Future prospects

Studies on the economic costs and benefits of CTL, accounting for the increasing influences of emissions-limiting policy measures, suggest that the CTL industry is likely to be restricted to niche markets except where it receives substantial government support. Referring to a recent publication reviewing the CTL industry,[29] the IEA’s Clean Coal Centre stated:

Because of the high costs involved, and the environmental implications, CTL processes will only be used in the long term where there is substantial government support for strategic reasons, and also where the extra CO2 produced can be effectively sequestered. The environmental benefits arising from the production of cleaner fuels are significant, but governments are unlikely to require their use. The view expressed by the IEA in World Energy Outlook 2006 is that CTL production is likely to remain a niche activity during the period up to 2030, and the review carried out in this study confirms this.[30]

The environmental concerns stem from the much higher energy-intensity of liquid fuel production from coal compared to conventional fuels, resulting in much larger CO2 emissions if CCS is not employed (150–175 per cent higher). It has been reported that of the approximately 30 large-scale CTL plants under construction or in the final planning stages around the world, only one (in Australia) intends to include CCS.[31] As noted earlier, CCS has not yet been deployed at commercial scale and it is not yet considered to be economically viable. A recent review of the CTL industry in the USA similarly concluded:

…CTL deployment in the United States is hampered by a lack of political compatibility as the growing importance of climate policy favours other fuel options and creates a high degree of economic uncertainty that is in conflict with CTL’s high investment costs. Hence, CTL commercialisation is likely to remain limited to niche markets in coal-producing states offering regional incentives or strategic markets such as the military with specific fuel and security requirements.[32]

As these studies indicate, environmental concerns together with high capital costs are likely to limit development and expansion of the CTL industry in Australia and elsewhere in the immediate future. However, there is considerable support for development of CCS from both industry and government,[33] and there will be indirect incentive for its development provided by the emissions trading scheme proposed for introduction in Australia in 2010, as well as by international schemes. If CCS technology and deployment matures, this may provide the economic conditions under which CTL could become viable.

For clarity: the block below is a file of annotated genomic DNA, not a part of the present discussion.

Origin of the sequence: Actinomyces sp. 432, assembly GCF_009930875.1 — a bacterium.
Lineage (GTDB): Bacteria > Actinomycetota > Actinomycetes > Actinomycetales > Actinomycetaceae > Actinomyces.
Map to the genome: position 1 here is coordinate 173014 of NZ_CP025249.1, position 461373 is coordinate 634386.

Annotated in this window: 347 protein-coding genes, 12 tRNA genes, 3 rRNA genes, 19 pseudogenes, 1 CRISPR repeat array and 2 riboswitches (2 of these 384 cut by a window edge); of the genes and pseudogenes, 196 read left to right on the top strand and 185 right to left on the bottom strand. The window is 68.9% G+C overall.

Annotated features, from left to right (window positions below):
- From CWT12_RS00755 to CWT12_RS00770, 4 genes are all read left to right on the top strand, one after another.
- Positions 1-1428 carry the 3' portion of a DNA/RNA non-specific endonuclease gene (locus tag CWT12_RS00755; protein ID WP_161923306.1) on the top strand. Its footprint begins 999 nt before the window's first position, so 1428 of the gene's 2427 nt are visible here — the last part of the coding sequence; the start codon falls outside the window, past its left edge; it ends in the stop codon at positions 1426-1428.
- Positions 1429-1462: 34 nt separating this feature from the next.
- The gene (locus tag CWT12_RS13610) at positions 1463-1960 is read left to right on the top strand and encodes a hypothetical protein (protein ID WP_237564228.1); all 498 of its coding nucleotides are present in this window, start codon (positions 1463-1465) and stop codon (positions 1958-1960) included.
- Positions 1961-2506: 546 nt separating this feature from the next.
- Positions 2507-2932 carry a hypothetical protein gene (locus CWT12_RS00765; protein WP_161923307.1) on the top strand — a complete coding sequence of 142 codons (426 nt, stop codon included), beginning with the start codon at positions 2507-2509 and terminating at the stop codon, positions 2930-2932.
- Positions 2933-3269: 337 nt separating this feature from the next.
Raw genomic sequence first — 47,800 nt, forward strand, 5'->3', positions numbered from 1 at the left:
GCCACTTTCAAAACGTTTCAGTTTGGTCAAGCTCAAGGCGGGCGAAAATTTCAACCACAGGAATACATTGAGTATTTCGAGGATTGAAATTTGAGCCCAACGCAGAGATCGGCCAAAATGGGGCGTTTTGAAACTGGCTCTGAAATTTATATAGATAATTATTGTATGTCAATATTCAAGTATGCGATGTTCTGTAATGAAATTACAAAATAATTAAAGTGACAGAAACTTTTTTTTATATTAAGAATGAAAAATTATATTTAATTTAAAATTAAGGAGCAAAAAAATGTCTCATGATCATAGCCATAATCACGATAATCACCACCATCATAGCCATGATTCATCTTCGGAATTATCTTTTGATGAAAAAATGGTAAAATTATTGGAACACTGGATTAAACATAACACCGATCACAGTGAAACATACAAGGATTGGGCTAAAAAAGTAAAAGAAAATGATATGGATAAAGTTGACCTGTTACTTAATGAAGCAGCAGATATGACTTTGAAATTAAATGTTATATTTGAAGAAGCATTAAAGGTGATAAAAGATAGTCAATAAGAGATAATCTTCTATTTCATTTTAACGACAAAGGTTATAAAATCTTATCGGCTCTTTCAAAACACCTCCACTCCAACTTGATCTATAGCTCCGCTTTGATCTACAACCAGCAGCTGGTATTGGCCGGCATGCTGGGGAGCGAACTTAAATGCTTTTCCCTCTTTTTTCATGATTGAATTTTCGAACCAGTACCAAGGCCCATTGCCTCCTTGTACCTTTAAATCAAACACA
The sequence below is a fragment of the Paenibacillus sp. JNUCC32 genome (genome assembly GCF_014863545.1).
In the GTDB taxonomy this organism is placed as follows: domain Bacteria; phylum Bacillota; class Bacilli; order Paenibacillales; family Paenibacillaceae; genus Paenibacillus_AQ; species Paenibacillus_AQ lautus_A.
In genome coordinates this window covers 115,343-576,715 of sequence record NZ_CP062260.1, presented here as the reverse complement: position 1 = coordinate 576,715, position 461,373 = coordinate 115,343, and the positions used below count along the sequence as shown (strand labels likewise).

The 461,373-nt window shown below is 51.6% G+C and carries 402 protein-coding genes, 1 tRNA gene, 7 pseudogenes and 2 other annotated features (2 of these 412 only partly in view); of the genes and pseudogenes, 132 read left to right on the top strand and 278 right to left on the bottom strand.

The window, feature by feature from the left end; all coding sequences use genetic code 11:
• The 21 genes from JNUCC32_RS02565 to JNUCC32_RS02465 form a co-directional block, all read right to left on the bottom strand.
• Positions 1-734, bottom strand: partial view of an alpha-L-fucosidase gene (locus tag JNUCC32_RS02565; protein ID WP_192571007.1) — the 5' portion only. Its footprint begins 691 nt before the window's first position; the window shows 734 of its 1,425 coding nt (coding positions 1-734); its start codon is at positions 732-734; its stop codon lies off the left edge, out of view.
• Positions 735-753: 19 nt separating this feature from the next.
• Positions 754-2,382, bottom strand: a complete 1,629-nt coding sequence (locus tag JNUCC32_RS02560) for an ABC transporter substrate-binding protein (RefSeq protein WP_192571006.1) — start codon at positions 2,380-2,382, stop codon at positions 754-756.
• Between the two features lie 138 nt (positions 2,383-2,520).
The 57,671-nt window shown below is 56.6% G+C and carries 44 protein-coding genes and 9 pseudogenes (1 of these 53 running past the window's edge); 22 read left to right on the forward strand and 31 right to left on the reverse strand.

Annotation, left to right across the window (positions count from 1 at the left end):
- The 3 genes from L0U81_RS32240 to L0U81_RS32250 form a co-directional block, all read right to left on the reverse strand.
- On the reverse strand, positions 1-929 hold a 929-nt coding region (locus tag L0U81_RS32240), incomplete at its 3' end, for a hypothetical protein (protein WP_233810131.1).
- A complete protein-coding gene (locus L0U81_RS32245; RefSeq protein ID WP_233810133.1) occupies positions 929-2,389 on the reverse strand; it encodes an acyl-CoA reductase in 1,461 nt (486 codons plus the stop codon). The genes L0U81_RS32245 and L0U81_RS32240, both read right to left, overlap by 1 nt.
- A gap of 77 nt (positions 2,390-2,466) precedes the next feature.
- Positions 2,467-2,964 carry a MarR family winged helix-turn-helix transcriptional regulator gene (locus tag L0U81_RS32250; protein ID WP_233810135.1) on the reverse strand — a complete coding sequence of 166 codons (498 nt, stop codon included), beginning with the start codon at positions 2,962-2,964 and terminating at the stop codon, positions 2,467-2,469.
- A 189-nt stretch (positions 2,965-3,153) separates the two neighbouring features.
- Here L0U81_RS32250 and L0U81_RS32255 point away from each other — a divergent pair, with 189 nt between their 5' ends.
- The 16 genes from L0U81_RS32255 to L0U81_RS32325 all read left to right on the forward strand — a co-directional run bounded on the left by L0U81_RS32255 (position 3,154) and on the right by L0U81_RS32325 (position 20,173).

[1].    These are economically demonstrated resources, which are resources judged to be economically extractable under current economic conditions.

[2].    Geoscience Australia, Australia’s identified mineral resources 2008, Canberra, 2008, accessed on 12 December 2008.

[3].    Australian Coal Association, ‘The Australian Coal Industry – Coal Resources’,, accessed on 12 December 2008.

[4].    Economically demonstrated resources; Geoscience Australia, op. cit., p. 21; brown coal is a lower grade of coal with high moisture content.

[5].    Australian Bureau of Agricultural and Resource Economics, Energy in Australia 2008, Canberra, 2008, pp. 15, 19, accessed on 15 December 2008.

[6].    See, for example, G. Nagl, ‘Cleaning up gasification syngas’,, accessed on 16 December 2008.

[7].    World Coal Institute, Coal: liquid fuels, 2006, p. 4, accessed on 29 September 2008.

[8].    CCS technology is currently in the development stage, and has not been deployed at commercial scales. Further information on CCS technology can be found in Appendix 1 of J. Styles, M. Coombs, S. Scully and K. Post, ‘Offshore Petroleum Amendment (Greenhouse Gas Storage) Bill 2008’, Bills Digest, no. 26, Parliamentary Library, Canberra, 2008–09, accessed on 12 December 2008.

[9].    International Energy Agency (IEA), Coal Industry Advisory Board, Clean coal technologies: accelerating commercial and policy drivers for deployment, OECD/IEA, 2008, p. 41, accessed on 29 September 2008.